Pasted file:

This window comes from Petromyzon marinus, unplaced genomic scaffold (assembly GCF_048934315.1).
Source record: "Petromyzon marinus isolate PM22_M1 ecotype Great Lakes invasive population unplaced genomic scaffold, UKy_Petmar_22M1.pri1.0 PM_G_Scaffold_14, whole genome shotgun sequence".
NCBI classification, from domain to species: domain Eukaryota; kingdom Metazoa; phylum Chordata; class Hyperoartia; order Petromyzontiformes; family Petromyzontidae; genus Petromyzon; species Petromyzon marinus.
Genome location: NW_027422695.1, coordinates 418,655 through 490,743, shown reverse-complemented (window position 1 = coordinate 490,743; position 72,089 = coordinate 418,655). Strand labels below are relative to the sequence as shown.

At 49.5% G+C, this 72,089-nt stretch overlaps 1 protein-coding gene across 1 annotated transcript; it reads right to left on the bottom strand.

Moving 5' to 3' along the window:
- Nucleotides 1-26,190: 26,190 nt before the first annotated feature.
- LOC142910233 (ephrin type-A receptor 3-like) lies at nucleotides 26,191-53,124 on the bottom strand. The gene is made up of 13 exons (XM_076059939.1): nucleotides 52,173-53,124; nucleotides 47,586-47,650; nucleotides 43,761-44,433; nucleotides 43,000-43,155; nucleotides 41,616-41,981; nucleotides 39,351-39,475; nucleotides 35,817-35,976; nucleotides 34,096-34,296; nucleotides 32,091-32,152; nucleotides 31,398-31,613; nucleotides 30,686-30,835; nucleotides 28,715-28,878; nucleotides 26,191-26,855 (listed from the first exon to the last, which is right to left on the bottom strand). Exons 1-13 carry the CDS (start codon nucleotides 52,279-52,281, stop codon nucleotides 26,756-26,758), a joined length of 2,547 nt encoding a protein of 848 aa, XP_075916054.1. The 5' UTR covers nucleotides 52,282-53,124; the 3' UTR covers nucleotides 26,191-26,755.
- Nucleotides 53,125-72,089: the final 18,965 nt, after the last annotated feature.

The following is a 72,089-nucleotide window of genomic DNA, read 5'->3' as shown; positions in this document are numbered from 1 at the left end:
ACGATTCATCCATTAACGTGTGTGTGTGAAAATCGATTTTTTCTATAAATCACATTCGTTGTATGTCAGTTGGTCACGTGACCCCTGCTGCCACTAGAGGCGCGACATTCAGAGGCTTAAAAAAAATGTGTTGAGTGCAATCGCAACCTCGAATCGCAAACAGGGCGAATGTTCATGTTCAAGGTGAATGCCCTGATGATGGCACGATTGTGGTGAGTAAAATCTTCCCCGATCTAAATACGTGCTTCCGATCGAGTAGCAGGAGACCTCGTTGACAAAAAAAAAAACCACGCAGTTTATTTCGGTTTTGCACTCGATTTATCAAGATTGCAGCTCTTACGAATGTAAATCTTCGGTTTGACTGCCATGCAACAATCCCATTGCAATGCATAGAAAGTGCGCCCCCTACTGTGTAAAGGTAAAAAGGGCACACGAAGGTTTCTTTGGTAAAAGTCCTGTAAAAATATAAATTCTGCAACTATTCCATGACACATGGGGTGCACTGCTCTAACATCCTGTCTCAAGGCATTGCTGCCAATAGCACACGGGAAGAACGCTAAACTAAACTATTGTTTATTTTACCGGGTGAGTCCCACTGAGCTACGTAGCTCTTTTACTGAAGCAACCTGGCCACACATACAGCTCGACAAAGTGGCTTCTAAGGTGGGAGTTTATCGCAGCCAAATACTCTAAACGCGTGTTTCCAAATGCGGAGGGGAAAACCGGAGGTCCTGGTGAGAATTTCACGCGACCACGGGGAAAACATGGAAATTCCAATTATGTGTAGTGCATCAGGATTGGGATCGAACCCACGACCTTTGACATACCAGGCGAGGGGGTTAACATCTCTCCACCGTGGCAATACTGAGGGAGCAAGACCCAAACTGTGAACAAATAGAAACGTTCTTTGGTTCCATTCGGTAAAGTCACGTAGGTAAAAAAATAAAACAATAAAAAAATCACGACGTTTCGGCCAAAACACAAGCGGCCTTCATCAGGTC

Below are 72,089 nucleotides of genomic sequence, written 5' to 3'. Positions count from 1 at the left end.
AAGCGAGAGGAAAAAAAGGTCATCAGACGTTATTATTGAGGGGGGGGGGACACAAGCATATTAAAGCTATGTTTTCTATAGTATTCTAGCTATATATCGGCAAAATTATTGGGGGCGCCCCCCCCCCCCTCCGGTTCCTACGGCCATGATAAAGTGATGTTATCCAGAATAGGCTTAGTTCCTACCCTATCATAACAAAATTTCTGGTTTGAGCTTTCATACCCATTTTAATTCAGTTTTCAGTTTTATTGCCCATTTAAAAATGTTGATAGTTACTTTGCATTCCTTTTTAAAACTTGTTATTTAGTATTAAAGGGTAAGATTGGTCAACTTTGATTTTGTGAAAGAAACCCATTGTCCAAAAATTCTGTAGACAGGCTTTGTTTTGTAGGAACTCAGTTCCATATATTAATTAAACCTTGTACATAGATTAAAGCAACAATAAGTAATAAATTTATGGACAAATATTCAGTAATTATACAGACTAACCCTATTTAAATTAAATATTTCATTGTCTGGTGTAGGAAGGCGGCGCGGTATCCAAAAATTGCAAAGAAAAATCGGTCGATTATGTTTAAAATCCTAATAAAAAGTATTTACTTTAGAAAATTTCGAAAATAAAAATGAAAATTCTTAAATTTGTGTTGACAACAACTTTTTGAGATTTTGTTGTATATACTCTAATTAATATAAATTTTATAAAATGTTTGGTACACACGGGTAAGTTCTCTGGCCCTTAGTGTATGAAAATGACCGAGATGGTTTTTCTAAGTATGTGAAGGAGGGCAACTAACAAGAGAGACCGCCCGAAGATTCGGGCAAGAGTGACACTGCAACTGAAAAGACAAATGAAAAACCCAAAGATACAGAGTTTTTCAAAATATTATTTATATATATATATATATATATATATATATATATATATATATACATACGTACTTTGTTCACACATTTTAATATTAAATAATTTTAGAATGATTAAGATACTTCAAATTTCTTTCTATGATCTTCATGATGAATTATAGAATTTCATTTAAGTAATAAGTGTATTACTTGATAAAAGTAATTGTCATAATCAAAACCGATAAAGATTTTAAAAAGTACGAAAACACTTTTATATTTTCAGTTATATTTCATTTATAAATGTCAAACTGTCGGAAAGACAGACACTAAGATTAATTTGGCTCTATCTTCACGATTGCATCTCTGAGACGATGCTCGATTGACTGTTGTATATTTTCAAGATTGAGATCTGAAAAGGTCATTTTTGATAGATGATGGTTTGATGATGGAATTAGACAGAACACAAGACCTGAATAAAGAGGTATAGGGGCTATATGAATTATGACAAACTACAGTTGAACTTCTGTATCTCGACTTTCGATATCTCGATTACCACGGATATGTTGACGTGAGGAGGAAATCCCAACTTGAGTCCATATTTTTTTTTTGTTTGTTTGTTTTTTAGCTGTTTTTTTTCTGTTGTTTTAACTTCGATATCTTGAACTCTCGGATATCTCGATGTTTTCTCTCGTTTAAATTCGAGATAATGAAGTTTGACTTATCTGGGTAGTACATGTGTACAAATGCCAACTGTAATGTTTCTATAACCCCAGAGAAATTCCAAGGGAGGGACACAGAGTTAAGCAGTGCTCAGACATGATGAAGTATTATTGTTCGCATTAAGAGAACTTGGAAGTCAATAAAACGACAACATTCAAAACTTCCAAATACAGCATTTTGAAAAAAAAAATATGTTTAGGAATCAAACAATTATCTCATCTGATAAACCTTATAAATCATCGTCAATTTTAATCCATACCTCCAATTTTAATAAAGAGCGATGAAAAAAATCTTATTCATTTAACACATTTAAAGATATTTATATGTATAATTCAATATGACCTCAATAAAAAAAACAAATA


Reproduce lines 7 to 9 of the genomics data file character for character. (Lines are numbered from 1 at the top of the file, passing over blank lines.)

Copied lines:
- Nucleotides 1-26,190: 26,190 nt before the first annotated feature.
- LOC142910233 (ephrin type-A receptor 3-like) lies at nucleotides 26,191-53,124 on the bottom strand. The gene is made up of 13 exons (XM_076059939.1): nucleotides 52,173-53,124; nucleotides 47,586-47,650; nucleotides 43,761-44,433; nucleotides 43,000-43,155; nucleotides 41,616-41,981; nucleotides 39,351-39,475; nucleotides 35,817-35,976; nucleotides 34,096-34,296; nucleotides 32,091-32,152; nucleotides 31,398-31,613; nucleotides 30,686-30,835; nucleotides 28,715-28,878; nucleotides 26,191-26,855 (listed from the first exon to the last, which is right to left on the bottom strand). Exons 1-13 carry the CDS (start codon nucleotides 52,279-52,281, stop codon nucleotides 26,756-26,758), a joined length of 2,547 nt encoding a protein of 848 aa, XP_075916054.1. The 5' UTR covers nucleotides 52,282-53,124; the 3' UTR covers nucleotides 26,191-26,755.
- Nucleotides 53,125-72,089: the final 18,965 nt, after the last annotated feature.